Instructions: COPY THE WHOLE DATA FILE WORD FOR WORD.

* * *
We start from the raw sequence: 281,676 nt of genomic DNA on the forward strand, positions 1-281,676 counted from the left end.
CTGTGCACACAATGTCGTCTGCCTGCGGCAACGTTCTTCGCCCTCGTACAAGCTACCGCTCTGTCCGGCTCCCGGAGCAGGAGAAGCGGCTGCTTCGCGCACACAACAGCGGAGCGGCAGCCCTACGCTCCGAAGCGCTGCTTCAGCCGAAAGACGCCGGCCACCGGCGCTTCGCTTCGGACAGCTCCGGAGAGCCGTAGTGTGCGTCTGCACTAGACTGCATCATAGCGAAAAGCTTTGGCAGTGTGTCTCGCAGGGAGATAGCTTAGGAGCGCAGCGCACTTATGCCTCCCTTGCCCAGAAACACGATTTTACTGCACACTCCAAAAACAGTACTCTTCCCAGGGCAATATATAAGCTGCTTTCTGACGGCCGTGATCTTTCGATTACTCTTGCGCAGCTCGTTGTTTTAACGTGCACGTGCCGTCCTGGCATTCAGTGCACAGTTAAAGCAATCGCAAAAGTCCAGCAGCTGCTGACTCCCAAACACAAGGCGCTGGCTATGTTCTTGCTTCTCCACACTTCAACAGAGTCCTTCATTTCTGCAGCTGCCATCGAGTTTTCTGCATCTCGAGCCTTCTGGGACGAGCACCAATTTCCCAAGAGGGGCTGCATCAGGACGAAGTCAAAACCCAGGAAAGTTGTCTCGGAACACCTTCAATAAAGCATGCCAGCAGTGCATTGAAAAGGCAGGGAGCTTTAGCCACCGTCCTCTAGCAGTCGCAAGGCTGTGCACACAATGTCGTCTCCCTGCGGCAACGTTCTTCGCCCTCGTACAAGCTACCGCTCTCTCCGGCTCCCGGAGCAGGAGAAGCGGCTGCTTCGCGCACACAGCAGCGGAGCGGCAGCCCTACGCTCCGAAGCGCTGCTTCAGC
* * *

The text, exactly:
We start from the raw sequence: 281,676 nt of genomic DNA on the forward strand, positions 1-281,676 counted from the left end.
CTGTGCACACAATGTCGTCTGCCTGCGGCAACGTTCTTCGCCCTCGTACAAGCTACCGCTCTGTCCGGCTCCCGGAGCAGGAGAAGCGGCTGCTTCGCGCACACAACAGCGGAGCGGCAGCCCTACGCTCCGAAGCGCTGCTTCAGCCGAAAGACGCCGGCCACCGGCGCTTCGCTTCGGACAGCTCCGGAGAGCCGTAGTGTGCGTCTGCACTAGACTGCATCATAGCGAAAAGCTTTGGCAGTGTGTCTCGCAGGGAGATAGCTTAGGAGCGCAGCGCACTTATGCCTCCCTTGCCCAGAAACACGATTTTACTGCACACTCCAAAAACAGTACTCTTCCCAGGGCAATATATAAGCTGCTTTCTGACGGCCGTGATCTTTCGATTACTCTTGCGCAGCTCGTTGTTTTAACGTGCACGTGCCGTCCTGGCATTCAGTGCACAGTTAAAGCAATCGCAAAAGTCCAGCAGCTGCTGACTCCCAAACACAAGGCGCTGGCTATGTTCTTGCTTCTCCACACTTCAACAGAGTCCTTCATTTCTGCAGCTGCCATCGAGTTTTCTGCATCTCGAGCCTTCTGGGACGAGCACCAATTTCCCAAGAGGGGCTGCATCAGGACGAAGTCAAAACCCAGGAAAGTTGTCTCGGAACACCTTCAATAAAGCATGCCAGCAGTGCATTGAAAAGGCAGGGAGCTTTAGCCACCGTCCTCTAGCAGTCGCAAGGCTGTGCACACAATGTCGTCTCCCTGCGGCAACGTTCTTCGCCCTCGTACAAGCTACCGCTCTCTCCGGCTCCCGGAGCAGGAGAAGCGGCTGCTTCGCGCACACAGCAGCGGAGCGGCAGCCCTACGCTCCGAAGCGCTGCTTCAGC